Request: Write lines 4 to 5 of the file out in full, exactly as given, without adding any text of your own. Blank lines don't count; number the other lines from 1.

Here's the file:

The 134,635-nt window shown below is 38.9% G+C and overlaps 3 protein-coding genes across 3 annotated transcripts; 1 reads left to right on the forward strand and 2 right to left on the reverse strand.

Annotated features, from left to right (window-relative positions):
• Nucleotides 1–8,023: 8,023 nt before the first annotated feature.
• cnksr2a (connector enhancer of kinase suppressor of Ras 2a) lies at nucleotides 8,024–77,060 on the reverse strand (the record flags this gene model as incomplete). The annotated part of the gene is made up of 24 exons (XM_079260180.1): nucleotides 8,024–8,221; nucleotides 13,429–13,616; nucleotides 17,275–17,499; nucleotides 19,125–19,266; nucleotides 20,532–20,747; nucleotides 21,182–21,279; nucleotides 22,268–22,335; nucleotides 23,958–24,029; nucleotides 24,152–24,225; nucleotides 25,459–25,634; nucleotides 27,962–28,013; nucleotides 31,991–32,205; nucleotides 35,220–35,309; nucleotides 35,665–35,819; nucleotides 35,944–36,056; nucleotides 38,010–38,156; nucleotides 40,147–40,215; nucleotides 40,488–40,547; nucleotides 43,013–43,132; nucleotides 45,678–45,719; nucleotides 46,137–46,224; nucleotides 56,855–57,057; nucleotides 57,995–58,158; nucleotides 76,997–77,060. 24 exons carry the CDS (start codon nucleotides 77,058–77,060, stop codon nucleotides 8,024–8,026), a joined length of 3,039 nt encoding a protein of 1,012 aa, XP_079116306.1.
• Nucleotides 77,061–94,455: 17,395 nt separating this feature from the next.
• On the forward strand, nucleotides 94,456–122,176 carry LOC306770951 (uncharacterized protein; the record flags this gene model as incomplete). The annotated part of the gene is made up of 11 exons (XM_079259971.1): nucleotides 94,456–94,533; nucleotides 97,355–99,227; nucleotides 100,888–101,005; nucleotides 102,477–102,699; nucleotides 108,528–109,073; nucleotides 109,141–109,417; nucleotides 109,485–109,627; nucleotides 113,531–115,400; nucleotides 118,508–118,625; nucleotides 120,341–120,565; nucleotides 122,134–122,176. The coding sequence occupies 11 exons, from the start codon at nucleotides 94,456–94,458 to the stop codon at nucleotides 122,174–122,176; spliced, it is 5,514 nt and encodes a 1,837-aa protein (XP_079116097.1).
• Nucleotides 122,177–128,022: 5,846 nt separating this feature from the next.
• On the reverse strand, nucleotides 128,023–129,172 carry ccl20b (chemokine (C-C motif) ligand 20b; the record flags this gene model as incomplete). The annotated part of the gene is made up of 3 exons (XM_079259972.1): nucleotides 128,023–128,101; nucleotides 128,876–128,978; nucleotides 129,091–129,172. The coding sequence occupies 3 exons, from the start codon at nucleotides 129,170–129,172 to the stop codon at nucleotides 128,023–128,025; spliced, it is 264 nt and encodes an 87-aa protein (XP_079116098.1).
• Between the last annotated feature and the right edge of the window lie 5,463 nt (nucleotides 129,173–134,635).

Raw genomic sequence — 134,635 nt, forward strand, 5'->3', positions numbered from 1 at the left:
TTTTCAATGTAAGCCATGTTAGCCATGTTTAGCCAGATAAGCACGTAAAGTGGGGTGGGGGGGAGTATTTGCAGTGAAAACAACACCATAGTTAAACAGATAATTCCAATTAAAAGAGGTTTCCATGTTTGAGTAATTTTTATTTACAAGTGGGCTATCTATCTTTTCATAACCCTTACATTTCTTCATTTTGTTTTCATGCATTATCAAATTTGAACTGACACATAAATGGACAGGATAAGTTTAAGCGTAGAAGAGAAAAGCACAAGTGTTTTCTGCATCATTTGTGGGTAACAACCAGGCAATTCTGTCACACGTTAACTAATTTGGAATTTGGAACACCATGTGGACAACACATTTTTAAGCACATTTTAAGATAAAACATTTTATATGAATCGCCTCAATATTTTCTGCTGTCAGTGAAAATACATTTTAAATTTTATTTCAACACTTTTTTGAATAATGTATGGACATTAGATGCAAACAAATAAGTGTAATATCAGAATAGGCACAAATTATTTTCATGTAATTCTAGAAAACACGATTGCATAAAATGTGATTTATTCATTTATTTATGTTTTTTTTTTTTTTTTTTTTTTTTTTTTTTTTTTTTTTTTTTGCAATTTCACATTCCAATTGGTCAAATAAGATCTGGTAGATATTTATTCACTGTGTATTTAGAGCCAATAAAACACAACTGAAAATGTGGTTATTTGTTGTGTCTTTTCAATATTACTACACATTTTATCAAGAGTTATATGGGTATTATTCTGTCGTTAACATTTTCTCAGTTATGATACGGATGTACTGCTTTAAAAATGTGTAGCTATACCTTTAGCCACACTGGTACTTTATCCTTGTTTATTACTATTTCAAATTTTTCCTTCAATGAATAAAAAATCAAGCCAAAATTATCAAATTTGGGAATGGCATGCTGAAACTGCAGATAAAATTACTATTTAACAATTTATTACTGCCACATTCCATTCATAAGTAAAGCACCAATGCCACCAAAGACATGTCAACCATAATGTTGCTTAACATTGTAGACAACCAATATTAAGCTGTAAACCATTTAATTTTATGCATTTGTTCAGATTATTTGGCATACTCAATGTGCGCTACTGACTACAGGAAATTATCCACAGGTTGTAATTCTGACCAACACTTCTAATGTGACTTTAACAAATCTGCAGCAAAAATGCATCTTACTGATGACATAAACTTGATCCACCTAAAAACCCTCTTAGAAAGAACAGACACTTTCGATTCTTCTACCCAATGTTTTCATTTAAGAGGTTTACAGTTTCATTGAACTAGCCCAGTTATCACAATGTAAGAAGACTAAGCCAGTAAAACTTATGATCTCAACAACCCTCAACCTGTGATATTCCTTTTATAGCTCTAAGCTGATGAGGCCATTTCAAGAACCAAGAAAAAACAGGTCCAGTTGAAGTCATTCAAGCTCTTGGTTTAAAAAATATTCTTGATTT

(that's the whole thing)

• cnksr2a (connector enhancer of kinase suppressor of Ras 2a) lies at nucleotides 8,024–77,060 on the reverse strand (the record flags this gene model as incomplete). The annotated part of the gene is made up of 24 exons (XM_079260180.1): nucleotides 8,024–8,221; nucleotides 13,429–13,616; nucleotides 17,275–17,499; nucleotides 19,125–19,266; nucleotides 20,532–20,747; nucleotides 21,182–21,279; nucleotides 22,268–22,335; nucleotides 23,958–24,029; nucleotides 24,152–24,225; nucleotides 25,459–25,634; nucleotides 27,962–28,013; nucleotides 31,991–32,205; nucleotides 35,220–35,309; nucleotides 35,665–35,819; nucleotides 35,944–36,056; nucleotides 38,010–38,156; nucleotides 40,147–40,215; nucleotides 40,488–40,547; nucleotides 43,013–43,132; nucleotides 45,678–45,719; nucleotides 46,137–46,224; nucleotides 56,855–57,057; nucleotides 57,995–58,158; nucleotides 76,997–77,060. 24 exons carry the CDS (start codon nucleotides 77,058–77,060, stop codon nucleotides 8,024–8,026), a joined length of 3,039 nt encoding a protein of 1,012 aa, XP_079116306.1.
• Nucleotides 77,061–94,455: 17,395 nt separating this feature from the next.